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Unveiling the adaptation label: insights from implementation in the North and the South

Open Panel

Abstract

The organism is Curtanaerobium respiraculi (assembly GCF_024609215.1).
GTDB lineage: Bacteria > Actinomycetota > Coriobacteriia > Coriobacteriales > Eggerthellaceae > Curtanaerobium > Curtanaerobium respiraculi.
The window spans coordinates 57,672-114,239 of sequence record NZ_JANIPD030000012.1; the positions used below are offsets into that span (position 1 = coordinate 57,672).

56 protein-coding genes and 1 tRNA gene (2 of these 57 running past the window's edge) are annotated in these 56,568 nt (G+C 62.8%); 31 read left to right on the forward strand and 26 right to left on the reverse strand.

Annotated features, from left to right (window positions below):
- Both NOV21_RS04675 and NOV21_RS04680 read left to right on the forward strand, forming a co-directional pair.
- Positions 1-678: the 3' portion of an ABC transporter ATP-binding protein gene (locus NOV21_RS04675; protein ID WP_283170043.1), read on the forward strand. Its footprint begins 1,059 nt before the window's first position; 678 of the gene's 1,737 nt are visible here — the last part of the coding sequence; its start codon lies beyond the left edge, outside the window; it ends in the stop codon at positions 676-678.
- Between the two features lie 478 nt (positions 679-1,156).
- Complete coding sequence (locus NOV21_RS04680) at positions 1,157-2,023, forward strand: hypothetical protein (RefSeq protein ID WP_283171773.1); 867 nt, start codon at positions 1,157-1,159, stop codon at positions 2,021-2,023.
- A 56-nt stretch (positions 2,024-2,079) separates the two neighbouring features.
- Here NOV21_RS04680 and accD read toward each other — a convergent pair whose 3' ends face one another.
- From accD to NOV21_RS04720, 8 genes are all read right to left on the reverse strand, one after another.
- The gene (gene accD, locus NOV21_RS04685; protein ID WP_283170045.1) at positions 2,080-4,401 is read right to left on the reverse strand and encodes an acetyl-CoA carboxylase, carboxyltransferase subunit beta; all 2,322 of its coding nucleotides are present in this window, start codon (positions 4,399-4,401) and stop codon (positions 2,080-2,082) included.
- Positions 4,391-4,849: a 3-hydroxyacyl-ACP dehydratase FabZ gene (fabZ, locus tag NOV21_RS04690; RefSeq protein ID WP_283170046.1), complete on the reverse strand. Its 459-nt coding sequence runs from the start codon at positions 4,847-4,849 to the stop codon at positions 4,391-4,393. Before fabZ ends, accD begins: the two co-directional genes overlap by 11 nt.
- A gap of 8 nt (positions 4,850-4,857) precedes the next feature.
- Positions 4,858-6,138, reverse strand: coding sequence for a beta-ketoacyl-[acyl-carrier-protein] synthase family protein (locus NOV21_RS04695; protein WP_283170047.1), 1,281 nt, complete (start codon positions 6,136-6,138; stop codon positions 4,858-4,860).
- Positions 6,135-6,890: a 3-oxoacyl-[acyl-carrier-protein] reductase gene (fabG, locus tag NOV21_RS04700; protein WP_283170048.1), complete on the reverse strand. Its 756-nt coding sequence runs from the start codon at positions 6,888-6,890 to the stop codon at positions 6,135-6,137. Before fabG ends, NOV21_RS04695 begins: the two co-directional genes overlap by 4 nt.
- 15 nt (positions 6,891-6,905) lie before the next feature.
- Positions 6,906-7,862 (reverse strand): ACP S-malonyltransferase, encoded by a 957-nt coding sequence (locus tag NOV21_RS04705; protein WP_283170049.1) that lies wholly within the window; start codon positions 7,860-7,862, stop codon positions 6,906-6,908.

Adaptation to climate change is no new subject, and theoretical research dates back to over twenty years ago. Although the practice lagged behind the conceptualisation, a decade of implementation has already moved adaptation from an innovation in development practices to a “must-do” in sustainable development initiatives. Projects in the South and the North have flourished, through a great diversity of channels, actors and modi operandi, and with little available knowledge on what to do and how to do it. We are now entering an uncertain phase where on one hand there is a need for a critical review of what has been done so far in terms of adaptation projects and programmes, and on the other hand a very strong push is being felt to rapidly scale up the current initiatives, in part in response to much more financing. It is the precise aim of this paper to contribute towards this requirement for re-evaluation. The objective of this paper is to draw a picture of what adaptation is in practice. It spurs from the observation of a gap between theoretical ‘normative’ approaches on what adaptation to climate change should be, and the practice, i.e. what projects, plans and measures labelled as adaptation are. In order to do so, we review how the scientific literature addresses the implementation of adaptation to climate change, in particular by creating typologies of potential actions. We then review adaptation practices and demonstrate that the implementation of adaptation is overwhelmingly made up of “no-regret” actions (i.e. that are beneficial even if the climate was not to change), research on potential impacts of climate change, climate services, and awareness-raising. We review adaptation practices in developed countries through national and urban adaptation plans, and developing countries through international development cooperation. We finally analyse the difference between the theory and the practice and argue that the current implementation falls short of the possible range of actions.